AT LEAST 270,000 doses of swine flu vaccine will pass their expiration date within the next four months and will have to be destroyed, it has emerged.

The vaccines were purchased late last year at the height of public hysteria over the feared pandemic of the H1N1 flu, which ultimately never materialised.

In all, the Health Service Executive (HSE) spent almost €13m buying three million doses of the vaccine but just 1.1 million shots were administered to members of the public.

The remaining 1.9 million vaccinations remain in storage with expiry dates rapidly approaching, which would render them entirely useless.

The HSE said: "The Baxter vaccine has an expiry date of October 2010 and the GlaxoSmithKline vaccine an expiry date of September 2011."

Figures obtained by the Sunday Tribune show that 270,000 doses of the Baxter vaccine are still being stored centrally and are highly unlikely to see any use. Based on an estimated average cost of around €4 per vaccination, that €1.2m stockpile will expire in October and be of no further use.

A further 350,000 shots of the Baxter vaccine were distributed around the country to GPs' surgeries and other clinics and a majority of those are thought to have been used.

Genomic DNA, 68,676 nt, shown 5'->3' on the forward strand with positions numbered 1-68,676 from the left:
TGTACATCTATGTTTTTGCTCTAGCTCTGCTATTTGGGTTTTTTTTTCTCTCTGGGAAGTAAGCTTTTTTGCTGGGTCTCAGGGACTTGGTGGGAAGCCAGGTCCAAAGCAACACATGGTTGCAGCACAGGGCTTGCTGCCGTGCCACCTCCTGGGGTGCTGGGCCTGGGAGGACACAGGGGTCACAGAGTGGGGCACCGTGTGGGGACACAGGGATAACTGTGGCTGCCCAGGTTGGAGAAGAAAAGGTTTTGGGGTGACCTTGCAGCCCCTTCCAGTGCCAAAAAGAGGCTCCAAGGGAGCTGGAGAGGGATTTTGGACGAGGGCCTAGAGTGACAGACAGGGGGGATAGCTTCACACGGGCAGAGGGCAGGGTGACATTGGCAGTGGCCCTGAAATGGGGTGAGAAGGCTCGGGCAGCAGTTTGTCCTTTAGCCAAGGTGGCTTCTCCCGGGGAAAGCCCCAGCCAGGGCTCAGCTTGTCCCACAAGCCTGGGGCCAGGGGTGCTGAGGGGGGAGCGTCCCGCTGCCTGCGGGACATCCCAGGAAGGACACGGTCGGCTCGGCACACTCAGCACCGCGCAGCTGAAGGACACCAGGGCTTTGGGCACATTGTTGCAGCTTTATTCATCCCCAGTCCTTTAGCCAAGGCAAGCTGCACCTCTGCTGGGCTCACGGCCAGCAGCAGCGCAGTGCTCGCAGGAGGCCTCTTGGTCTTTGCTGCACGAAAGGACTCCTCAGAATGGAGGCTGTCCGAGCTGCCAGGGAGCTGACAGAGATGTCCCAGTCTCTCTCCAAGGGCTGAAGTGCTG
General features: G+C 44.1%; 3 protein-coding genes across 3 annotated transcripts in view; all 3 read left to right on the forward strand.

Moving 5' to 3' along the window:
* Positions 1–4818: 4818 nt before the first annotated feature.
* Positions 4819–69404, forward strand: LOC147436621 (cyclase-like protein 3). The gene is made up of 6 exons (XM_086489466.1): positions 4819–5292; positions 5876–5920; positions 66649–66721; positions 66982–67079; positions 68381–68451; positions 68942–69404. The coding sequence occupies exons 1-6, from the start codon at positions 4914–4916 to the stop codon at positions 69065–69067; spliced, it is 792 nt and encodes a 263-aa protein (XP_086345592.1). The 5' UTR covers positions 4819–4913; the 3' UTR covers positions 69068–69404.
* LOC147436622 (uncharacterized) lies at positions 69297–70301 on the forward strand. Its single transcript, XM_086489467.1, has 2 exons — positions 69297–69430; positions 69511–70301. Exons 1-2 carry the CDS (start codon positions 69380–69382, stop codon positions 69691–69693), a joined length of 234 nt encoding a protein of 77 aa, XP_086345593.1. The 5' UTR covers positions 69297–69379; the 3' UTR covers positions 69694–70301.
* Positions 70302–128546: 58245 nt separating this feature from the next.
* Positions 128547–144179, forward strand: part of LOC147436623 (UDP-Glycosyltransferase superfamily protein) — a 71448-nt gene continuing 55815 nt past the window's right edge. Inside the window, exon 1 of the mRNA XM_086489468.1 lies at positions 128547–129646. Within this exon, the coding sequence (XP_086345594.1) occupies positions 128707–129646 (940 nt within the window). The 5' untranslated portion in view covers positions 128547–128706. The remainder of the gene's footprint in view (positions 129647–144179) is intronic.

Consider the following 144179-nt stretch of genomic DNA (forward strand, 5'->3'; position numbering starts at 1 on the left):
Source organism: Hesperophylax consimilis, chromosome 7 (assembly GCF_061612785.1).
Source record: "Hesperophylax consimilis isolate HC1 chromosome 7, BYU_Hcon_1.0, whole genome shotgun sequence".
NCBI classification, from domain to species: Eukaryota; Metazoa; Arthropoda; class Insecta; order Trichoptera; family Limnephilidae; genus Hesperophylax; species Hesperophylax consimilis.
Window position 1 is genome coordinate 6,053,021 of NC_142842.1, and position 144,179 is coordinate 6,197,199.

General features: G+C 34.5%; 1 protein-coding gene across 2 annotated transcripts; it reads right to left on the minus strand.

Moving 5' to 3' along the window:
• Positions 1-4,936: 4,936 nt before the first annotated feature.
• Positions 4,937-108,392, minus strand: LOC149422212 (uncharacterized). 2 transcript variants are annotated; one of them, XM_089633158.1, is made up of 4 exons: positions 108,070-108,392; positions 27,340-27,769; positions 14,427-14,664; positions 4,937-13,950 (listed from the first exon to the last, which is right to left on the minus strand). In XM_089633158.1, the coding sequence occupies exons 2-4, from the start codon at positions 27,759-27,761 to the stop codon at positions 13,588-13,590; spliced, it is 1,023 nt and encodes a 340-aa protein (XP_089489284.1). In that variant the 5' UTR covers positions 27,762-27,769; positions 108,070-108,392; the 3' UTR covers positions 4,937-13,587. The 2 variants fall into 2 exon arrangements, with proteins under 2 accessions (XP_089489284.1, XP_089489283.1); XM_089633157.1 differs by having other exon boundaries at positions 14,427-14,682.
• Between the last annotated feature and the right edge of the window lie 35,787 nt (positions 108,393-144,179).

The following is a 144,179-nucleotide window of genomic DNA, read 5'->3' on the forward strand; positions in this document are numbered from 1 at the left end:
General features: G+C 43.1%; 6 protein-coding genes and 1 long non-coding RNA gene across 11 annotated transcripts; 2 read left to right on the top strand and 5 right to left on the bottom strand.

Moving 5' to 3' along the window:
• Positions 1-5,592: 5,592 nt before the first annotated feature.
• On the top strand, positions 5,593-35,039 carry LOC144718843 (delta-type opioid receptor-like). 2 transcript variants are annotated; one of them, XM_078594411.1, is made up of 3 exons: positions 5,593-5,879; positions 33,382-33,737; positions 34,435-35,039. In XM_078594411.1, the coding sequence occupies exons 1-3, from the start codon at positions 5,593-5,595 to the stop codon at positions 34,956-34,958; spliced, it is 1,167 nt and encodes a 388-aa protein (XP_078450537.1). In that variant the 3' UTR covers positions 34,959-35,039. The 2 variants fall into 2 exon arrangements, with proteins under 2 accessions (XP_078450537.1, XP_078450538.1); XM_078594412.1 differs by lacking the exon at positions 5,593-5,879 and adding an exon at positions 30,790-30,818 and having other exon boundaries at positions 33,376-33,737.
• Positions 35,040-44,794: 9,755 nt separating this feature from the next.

In total, 2.35 million doses of the GlaxoSmithKline vaccine were delivered to Ireland with 1.78 million of those gone out to GPs and clinics.

A further 1.2 million doses of that vaccine are in central storage and can be used until September 2011 if a second wave of swine flu infections begins.

The HSE said that it had spent a total of between €34m to €40m on its swine flu vaccination campaign.

The cost to the taxpayer could, however, have been far worse and only the cancellation of additional supplies saved a further €35m.

The public vaccination campaign came to an official halt in March 2010 by which time 24 people had died during the eight months of the "pandemic". Seasonal flu ordinarily claims the lives of up to 200 people every year.